Looking Beyond India: Factors that Shape the Global Outsourcing Decisions of Small and Medium Sized Companies in America

Christopher T. Coward


A number of developing countries are attempting to capture a piece of the rapidly growing offshore software development market, yet little is known concerning why an American firm may elect to work with a provider in one of these aspiring countries rather than in an offshore IT superpower such as India. This article examines the global outsourcing decisions of small and medium enterprises (SMEs), a sector that is increasingly looking offshore to fulfill its software development needs. The article is based on a study conduced between November 2001 and February 2002 involving structured interviews with eighteen companies and experts that have outsourced software development work to countries other than India. The responses were compared to the existing literature on the decision processes of large firms and the outsourcing experiences of firms that choose providers in India. The study revealed fourteen factors that influenced the decisions of these SMEs: cost savings, personal connection, US presence, critical mass of skilled technical professionals, project management skills and quality certification, language and culture, western business savvy and practices, intellectual property rights protection, regulatory environment, telecommunications infrastructure, physical infrastructure, time zone difference, political stability and diversification, and country image.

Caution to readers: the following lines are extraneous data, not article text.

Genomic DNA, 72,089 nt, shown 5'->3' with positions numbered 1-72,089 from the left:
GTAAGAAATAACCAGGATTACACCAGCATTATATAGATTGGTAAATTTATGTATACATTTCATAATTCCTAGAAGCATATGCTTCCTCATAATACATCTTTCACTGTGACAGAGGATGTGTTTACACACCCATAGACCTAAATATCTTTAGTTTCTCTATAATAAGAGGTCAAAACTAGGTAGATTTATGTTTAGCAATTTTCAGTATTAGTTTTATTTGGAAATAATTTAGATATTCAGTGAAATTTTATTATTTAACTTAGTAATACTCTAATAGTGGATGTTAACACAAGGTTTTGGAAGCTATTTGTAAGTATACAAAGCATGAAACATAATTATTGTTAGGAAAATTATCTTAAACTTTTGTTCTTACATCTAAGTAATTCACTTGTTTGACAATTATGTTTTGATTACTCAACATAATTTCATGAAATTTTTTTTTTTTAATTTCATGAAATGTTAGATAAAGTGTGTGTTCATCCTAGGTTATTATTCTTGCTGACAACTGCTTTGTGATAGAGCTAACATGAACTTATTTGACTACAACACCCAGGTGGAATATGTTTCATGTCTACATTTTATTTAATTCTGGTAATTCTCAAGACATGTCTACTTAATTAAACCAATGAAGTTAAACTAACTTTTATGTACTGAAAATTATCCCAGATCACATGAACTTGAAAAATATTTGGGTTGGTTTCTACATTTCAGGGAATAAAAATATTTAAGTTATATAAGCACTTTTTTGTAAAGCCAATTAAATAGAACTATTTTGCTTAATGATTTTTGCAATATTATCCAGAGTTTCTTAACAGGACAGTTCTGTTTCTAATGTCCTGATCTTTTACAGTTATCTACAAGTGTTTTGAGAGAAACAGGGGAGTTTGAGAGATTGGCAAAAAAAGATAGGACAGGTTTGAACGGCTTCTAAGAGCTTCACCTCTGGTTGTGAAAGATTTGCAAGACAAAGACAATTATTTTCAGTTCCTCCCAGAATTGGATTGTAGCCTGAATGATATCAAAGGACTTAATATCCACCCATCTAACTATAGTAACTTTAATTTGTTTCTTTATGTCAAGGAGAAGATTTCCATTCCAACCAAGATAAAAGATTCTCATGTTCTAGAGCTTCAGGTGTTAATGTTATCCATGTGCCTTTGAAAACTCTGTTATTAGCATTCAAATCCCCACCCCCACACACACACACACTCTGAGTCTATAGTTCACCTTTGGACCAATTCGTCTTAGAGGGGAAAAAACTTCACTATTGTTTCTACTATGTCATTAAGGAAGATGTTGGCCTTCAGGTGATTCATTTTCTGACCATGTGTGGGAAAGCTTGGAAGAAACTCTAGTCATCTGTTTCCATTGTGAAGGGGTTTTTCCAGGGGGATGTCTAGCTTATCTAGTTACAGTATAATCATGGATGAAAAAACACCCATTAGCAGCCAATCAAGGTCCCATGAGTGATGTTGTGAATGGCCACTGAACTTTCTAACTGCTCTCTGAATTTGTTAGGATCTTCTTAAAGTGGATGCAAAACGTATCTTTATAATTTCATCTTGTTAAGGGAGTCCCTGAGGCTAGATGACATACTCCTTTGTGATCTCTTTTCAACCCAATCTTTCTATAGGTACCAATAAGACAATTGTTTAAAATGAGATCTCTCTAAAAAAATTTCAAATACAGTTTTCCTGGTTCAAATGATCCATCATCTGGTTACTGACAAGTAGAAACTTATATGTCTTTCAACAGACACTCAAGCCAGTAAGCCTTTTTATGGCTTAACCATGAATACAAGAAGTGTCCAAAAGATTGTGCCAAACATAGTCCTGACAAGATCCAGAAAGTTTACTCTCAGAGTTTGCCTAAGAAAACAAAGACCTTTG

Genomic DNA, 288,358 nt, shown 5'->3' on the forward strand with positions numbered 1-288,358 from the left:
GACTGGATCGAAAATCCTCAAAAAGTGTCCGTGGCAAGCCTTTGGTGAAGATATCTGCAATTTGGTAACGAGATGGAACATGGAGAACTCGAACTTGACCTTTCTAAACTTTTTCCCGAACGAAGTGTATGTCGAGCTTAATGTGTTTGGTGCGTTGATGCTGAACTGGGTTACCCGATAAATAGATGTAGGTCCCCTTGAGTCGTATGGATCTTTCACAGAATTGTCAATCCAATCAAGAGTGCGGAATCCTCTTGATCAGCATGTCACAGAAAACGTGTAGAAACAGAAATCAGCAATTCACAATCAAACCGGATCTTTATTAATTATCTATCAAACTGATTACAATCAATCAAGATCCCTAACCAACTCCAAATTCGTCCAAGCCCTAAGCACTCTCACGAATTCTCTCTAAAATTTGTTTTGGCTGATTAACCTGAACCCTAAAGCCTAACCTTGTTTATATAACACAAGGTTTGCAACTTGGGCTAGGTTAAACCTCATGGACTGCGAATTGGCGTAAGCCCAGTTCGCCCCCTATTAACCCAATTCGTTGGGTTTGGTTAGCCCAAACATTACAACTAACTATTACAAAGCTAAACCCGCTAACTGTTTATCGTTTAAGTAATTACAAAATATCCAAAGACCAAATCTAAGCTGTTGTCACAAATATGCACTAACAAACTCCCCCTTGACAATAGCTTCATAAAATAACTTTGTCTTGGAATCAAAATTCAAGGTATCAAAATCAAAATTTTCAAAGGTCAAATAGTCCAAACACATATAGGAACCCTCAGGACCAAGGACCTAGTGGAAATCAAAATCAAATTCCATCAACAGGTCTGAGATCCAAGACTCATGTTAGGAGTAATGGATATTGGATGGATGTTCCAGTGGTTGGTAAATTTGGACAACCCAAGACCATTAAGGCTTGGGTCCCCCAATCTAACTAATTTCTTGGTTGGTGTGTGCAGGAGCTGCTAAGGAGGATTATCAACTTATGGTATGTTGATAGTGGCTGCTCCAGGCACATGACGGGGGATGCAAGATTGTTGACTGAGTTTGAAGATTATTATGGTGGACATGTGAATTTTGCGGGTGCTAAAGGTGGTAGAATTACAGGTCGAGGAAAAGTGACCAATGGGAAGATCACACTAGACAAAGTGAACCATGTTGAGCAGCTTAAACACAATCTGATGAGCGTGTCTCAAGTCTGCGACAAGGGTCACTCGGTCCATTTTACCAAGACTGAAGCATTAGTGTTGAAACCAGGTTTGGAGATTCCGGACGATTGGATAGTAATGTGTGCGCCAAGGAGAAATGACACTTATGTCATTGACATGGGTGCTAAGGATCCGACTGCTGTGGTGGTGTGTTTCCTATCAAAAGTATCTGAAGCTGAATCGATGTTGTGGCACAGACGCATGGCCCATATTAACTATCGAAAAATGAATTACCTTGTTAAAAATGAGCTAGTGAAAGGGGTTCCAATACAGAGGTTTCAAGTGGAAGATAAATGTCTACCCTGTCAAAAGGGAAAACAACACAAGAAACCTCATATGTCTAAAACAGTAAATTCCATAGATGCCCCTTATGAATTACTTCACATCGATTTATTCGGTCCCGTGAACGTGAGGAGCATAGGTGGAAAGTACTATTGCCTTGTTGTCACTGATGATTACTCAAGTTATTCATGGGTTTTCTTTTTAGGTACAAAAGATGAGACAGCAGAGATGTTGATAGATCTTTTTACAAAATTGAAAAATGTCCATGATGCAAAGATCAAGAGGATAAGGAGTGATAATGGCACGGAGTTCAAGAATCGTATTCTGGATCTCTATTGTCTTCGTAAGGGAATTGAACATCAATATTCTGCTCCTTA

Price savings is the primary catalyst driving the outsourcing decisions of these SMEs, just as it is with large firms. However, because the software development process of these SMEs is typically not as sophisticated, they rely more heavily on a wide range of non-technical, or human, factors to achieve their outsourcing objectives. Most notably, these SMEs typically found their outsourcing providers through foreign nationals employed in their firms, and instead of CMM, required the sort of close cooperation that can only be sustained when client and provider can communicate frequently and resolve problems as they arise without interference from language barriers or cultural incompatibilities. US-based intermediaries representing one or more offshore providers have proliferated to cater to these firms. Time zone differences are more of an obstacle than an advantage. Countries that can tap their overseas populations for their personal connections and expertise in western business practices should have a competitive advantage in building successful offshore software development industries. This is especially relevant as client companies in America seek to diversify their outsourcing relationships in order to reduce their dependency on any single country.


software exports, global outsourcing; India, Global

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The Electronic Journal of Information Systems in Developing Countries.
ISSN: 1681-4835 www.ejisdc.org